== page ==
Alvin Ailey (1931 – December 1, 1989) was born and grew up in Texas but moved to California, where his mother had sought war work, in 1942. From 1949 he studied at the school of Lester Horton. (A couple of years later he briefly relocated to San Francisco, where he met Marguerite Johnson, with whom he formed a nightclub act. Marguerite Johnson later changed her name to Maya Angelou.) When Lester Horton died in 1953, Ailey, only 22, took on the job of artistic director. Dissatisfied with the styles other modern dance companies, Ailey began to choreograph, initially in the manner of Horton, and in 1958 founded the Alvin Ailey American Dance Theater. The most famous of the 79 works he created is Revelations (1960), a story of the struggles of African-Americans set to spirituals and blues. Although Ailey was deeply concerned with the Black experience in America, he always made a point of keeping his company multi-racial. He died of HIV/AIDS at the age of 58. He was honored on a US issue of 2004 along with three other American choreographers.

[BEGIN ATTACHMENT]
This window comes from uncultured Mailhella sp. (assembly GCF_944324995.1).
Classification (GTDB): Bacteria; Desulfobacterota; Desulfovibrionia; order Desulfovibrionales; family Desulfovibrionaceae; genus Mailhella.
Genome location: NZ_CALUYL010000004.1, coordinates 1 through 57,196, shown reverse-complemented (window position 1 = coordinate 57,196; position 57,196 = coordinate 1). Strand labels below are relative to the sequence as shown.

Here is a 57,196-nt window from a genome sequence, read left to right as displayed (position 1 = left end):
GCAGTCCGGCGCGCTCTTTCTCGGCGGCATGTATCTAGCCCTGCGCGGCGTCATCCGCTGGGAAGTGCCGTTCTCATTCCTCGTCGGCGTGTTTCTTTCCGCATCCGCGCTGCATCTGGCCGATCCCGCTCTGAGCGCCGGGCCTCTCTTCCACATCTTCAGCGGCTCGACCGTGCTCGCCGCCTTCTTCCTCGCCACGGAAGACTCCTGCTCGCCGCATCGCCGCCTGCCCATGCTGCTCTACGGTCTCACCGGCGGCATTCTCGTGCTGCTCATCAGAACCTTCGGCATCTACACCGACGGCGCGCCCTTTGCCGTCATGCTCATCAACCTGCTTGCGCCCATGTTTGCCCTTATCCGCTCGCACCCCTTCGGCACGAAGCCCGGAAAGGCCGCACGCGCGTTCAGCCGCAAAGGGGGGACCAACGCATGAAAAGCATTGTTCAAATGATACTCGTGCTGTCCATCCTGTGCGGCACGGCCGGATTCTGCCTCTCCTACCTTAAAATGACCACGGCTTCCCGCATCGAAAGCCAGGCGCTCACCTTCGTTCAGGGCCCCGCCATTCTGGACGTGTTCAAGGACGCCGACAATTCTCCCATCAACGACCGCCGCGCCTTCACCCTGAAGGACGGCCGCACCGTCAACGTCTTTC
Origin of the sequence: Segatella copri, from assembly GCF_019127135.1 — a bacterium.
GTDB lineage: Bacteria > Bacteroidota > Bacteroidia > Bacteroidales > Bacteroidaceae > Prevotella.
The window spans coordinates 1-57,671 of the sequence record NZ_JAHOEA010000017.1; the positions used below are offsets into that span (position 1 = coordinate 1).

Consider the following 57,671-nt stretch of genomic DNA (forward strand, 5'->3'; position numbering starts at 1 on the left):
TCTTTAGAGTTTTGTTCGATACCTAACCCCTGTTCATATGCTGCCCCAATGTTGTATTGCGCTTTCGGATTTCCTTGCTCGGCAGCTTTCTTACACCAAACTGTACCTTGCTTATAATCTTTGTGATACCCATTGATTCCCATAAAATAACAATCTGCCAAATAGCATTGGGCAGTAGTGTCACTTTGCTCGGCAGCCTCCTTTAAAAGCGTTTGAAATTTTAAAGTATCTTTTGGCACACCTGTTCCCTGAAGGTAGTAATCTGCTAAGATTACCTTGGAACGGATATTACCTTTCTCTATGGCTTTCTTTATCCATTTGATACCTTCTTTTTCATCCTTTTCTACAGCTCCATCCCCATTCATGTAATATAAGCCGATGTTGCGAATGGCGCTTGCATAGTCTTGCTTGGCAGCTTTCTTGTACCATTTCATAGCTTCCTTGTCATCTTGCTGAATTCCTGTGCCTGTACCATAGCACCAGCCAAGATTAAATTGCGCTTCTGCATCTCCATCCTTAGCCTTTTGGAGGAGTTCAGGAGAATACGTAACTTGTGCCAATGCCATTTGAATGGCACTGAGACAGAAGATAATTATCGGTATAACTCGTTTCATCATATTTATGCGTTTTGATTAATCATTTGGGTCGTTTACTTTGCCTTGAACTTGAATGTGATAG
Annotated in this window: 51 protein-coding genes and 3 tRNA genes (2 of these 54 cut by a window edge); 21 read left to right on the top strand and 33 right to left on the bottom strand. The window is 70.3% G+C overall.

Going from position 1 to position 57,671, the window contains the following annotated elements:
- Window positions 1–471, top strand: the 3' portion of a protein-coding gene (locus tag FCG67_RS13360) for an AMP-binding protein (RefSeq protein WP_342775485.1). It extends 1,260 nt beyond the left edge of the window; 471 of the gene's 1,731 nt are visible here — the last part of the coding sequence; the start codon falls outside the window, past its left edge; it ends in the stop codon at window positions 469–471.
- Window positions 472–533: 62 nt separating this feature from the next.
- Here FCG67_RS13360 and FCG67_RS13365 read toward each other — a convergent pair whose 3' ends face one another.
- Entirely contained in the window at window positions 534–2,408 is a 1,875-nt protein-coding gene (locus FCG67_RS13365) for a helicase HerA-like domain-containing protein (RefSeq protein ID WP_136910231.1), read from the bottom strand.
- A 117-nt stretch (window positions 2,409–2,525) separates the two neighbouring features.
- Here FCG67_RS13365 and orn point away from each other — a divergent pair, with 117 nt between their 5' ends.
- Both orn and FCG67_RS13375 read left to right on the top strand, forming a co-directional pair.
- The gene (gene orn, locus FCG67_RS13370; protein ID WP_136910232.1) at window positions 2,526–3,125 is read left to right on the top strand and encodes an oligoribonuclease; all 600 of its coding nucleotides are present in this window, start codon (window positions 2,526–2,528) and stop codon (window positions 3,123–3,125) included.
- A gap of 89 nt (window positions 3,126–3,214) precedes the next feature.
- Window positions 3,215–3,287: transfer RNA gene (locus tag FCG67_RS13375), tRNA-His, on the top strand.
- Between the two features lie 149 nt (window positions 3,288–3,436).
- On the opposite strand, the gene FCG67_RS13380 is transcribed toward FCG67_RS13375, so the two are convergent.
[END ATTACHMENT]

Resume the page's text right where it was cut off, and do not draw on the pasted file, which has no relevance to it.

Today marks the 141st anniversary of the opening of the Palais Garnier in Paris. Begun in 1861, it opened its doors to the public on 5 January 1875 with a program including music by Auber, Rossini, Meyerbeer, Delibes, Minkus, and the first two acts of Halévy’s opera La Juive. The house, named for its architect, Charles Garnier, seats nearly 2,000 and was the primary home of the Paris Opera until 1989. Coincidentally, tomorrow marks the anniversary of a premiere that took place in another of Garnier’s musical structures, the Salle Garnier in Monte-Carlo.
A graduate of the University of Massachusetts with a B.A. in English, Doug Briscoe worked in Boston classical music radio, at WCRB, WGBH, and WBUR, for about 25 years, beginning in 1977. He has the curious distinction of having succeeded Robert J. Lurtsema twice, first as host of WGBH’s weekday morning classical music program in 1993, then as host of the weekend program when Robert J.’s health failed in 2000. Doug also wrote liner notes for several of the late Gunther Schuller’s GM Recordings releases as well as program notes for the Boston Classical Orchestra. For the past few years he’s been posting a Facebook “blog” of classical music on stamps of the world, which has now been expanded to encompass all the arts for The Arts Fuse.